Chinese Lanterns have received mixed reviews in recent times. They first became popular several years ago, and are now a common sight at New Year and birthday celebrations around the UK.
Seen by some as more of a fire hazard than a way to celebrate, several countries including Austria and Germany, now have restrictions and bans in place. Other general concerns about Chinese lanterns include their potential danger to people, buildings, and livestock, when they land – often several miles away from the site of launch.
A further danger has now been added to the list, however, and one that could have long-lasting effects on health. Asbestos-containing materials (ACMs) have been found in the manufacture of some Chinese lanterns imported from abroad, with chrysotile asbestos being used for the string.
Asbestos is a mineral known for its fire-proofing qualities, and although the substance has been banned in many countries, some lanterns made using ACMs are slipping through the net and being unwittingly imported into this country.
It’s been reported that some companies use chrysotile asbestos string in the make-up of their lanterns. Of course, it’s impossible to know for sure whether or not a product contains asbestos without proper testing, but the safest way to make sure would be to buy one that has an asbestos-free guarantee from the manufacturer.
Banned in parts of Scotland
Several years ago Trading Standards officers in Scotland reported finding Chinese lanterns coated in a type of asbestos. Perth and Kinross council subsequently banned their use on local authority land in early 2015.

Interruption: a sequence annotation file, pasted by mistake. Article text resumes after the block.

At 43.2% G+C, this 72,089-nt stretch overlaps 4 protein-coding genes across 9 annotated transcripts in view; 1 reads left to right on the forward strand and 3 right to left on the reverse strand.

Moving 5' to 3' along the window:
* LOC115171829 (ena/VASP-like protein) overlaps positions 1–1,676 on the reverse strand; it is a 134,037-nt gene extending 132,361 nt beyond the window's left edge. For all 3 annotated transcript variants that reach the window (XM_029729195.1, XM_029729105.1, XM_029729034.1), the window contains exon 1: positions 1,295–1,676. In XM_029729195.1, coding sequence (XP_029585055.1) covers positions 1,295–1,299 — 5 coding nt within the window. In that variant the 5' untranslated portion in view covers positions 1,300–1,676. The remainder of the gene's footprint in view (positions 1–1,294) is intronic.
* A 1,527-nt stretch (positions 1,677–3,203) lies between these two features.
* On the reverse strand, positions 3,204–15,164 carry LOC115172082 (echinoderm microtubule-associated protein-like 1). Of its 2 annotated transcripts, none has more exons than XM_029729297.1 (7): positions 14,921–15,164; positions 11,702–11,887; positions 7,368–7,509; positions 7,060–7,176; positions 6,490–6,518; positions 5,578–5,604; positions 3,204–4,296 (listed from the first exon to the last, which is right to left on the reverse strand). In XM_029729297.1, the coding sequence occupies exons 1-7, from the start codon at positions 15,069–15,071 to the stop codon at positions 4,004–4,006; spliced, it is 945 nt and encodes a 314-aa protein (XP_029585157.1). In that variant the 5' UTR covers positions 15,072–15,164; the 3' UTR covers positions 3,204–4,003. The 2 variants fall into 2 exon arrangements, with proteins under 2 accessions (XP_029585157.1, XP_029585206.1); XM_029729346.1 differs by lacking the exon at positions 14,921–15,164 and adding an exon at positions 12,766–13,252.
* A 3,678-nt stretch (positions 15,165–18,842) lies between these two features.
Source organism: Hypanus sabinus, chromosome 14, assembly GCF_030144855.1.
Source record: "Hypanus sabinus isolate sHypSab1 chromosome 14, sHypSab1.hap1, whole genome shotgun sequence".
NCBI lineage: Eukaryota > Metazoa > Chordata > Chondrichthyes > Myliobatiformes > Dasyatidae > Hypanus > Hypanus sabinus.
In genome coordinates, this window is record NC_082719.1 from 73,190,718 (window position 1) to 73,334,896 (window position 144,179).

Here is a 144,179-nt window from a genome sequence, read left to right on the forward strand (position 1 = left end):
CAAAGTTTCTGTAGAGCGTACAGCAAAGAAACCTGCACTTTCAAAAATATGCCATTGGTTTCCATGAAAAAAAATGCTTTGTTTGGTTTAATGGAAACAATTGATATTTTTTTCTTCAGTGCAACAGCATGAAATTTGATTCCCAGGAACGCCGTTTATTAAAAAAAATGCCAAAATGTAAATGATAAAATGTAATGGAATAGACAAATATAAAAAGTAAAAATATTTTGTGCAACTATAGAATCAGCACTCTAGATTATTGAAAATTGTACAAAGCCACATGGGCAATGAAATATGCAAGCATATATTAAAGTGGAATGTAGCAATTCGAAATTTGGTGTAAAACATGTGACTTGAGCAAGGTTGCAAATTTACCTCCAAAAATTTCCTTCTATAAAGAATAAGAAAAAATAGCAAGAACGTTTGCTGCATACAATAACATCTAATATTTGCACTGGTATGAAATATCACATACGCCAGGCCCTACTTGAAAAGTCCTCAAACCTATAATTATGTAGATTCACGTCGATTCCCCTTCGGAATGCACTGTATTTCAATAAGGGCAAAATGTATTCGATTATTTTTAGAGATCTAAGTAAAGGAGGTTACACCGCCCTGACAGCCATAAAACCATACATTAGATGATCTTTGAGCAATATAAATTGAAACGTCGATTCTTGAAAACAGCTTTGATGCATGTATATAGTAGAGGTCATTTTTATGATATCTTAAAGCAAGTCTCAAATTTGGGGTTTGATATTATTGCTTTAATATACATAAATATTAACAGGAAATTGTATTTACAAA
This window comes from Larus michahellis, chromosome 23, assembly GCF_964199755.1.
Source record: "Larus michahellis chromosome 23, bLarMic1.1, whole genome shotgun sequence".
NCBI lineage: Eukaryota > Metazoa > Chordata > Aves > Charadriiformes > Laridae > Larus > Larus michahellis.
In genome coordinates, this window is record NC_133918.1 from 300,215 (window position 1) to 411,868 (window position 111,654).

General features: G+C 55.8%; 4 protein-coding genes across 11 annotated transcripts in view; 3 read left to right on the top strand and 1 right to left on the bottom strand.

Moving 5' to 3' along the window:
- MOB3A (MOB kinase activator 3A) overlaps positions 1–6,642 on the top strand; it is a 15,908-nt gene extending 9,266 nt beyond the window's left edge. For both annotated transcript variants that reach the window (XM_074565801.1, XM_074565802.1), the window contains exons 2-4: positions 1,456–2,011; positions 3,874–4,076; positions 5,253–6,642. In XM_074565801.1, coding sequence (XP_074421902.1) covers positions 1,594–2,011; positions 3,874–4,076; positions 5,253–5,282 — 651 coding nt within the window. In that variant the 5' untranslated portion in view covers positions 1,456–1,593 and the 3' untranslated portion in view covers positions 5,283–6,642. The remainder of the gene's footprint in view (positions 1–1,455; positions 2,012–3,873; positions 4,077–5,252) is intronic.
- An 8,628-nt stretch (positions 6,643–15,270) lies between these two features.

Traditionally made from oiled rice paper and bamboo with a small candle below, the lanterns were originally used to send messages by the Chinese military. They’re now a popular way for party and festival-goers to end their celebrations or herald in the New Year, much to the disillusionment of local farmers who fear damage to their properties as well as to livestock.
In fact, the risk of fire was dramatically highlighted in the summer of 2013, when a sky lantern landed on a plastics and paper recycling centre in the West Midlands. Setting light to 100,000 tonnes of plastic, it caused the biggest fire ever seen in the area.
How serious is the risk
Although low-level exposure to asbestos is unlikely to cause serious long-term health issues, any product containing the substance should be treated with caution. A known carcinogen, asbestos fibres can easily become lodged in the lung membranes if inhaled, potentially setting up serious illness in the future.
Iceland was the first country to ban all asbestos in 1983, with the UK ban coming into force in 1999. Asbestos was a huge and affluent industry, and America is yet to introduce a total ban on asbestos-containing materials.
Although various bills have been passed through the Senate over the years, they have failed to get through the House of Representatives in their original form.